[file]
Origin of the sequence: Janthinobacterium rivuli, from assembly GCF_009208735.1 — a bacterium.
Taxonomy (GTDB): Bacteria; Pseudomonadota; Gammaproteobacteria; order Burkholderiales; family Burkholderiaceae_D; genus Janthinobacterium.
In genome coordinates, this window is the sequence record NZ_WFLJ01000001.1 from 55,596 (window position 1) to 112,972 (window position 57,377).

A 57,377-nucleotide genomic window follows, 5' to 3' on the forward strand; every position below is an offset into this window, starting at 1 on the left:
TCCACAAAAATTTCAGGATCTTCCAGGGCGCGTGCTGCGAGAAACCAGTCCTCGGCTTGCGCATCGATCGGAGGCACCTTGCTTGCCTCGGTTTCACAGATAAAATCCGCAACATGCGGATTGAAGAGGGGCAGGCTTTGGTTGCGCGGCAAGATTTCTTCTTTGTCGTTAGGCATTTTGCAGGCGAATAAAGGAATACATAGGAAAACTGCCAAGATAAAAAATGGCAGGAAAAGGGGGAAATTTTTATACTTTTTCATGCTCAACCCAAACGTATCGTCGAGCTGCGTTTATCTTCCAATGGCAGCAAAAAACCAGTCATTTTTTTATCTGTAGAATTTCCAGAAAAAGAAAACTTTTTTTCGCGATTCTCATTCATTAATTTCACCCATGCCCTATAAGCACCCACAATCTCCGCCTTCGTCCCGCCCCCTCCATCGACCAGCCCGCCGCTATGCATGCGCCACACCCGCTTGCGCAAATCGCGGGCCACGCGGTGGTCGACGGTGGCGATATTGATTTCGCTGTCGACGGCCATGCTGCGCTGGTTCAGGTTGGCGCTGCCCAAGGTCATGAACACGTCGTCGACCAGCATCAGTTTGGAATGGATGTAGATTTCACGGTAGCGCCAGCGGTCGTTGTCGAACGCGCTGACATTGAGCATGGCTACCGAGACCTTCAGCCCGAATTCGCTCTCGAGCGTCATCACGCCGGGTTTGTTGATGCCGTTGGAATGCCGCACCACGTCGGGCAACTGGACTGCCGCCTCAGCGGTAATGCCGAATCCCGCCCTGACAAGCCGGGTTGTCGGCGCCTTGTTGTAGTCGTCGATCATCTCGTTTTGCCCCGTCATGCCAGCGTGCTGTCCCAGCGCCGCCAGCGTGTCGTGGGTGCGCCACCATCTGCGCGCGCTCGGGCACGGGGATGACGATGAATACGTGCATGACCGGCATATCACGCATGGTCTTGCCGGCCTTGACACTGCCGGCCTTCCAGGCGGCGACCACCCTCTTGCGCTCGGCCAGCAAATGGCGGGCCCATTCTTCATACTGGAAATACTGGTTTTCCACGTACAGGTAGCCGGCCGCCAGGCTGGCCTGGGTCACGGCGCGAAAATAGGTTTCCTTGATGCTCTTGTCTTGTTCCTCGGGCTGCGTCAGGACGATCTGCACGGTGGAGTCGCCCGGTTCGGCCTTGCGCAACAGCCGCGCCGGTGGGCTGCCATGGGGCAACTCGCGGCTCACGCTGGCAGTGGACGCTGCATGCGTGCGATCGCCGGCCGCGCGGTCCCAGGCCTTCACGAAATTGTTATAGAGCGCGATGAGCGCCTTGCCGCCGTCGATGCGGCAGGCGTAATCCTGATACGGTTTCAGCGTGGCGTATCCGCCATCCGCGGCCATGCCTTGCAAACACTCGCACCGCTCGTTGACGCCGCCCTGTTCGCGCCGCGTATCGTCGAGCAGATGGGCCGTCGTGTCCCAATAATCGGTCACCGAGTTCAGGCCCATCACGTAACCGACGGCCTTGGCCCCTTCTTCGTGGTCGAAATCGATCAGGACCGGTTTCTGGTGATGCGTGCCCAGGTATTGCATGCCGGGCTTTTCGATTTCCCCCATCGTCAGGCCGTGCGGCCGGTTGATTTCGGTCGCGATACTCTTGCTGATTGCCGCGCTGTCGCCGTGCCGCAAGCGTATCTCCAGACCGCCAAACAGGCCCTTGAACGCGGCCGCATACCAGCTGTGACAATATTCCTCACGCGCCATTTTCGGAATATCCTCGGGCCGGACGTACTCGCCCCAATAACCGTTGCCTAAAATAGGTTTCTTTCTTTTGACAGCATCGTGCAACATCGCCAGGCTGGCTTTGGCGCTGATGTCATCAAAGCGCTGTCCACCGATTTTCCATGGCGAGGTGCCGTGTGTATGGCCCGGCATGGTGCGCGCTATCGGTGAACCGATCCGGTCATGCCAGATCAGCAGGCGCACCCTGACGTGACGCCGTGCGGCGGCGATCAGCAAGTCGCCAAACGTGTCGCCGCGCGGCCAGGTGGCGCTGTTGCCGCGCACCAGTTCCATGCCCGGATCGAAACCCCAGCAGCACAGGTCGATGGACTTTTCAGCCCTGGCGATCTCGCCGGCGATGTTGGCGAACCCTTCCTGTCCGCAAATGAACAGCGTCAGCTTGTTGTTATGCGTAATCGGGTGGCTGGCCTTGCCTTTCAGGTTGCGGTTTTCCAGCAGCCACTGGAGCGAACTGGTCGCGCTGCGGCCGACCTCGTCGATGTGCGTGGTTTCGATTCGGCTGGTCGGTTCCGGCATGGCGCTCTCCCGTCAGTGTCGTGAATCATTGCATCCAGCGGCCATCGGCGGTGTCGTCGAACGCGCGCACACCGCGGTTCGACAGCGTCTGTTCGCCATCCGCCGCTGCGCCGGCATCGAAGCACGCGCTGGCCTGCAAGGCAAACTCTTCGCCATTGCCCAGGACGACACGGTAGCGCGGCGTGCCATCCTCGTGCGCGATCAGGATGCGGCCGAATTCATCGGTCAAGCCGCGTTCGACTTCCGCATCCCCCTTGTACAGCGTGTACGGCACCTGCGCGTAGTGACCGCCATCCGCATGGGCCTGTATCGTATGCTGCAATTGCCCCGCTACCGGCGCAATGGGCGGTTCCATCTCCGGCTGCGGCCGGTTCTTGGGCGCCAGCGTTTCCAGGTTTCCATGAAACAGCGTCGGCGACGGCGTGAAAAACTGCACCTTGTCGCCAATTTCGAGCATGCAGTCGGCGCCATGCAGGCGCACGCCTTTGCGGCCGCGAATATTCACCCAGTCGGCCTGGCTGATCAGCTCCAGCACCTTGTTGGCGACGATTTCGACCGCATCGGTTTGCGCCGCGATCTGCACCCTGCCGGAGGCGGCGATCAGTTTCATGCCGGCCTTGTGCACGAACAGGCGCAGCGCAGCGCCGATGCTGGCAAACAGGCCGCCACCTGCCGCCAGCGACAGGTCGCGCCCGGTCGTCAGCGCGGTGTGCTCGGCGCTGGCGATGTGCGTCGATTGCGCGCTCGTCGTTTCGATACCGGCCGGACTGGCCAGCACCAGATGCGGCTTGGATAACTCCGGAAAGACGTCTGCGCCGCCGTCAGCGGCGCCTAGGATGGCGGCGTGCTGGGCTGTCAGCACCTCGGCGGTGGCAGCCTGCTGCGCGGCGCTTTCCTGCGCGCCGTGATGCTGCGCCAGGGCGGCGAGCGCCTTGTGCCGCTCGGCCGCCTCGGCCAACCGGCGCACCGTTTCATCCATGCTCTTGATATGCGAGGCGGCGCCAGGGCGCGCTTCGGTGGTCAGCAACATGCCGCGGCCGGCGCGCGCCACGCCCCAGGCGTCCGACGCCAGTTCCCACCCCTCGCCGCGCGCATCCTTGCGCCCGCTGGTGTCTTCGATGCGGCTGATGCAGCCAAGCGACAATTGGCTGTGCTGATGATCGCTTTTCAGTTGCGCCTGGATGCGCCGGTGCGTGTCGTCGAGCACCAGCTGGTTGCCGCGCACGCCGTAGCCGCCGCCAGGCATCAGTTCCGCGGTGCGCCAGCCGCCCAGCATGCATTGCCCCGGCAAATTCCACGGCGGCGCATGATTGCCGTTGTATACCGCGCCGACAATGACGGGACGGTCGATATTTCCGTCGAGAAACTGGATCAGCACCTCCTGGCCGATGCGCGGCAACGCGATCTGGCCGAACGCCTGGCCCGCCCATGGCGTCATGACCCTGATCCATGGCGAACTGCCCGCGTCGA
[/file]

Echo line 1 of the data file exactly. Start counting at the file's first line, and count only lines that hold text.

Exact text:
Origin of the sequence: Janthinobacterium rivuli, from assembly GCF_009208735.1 — a bacterium.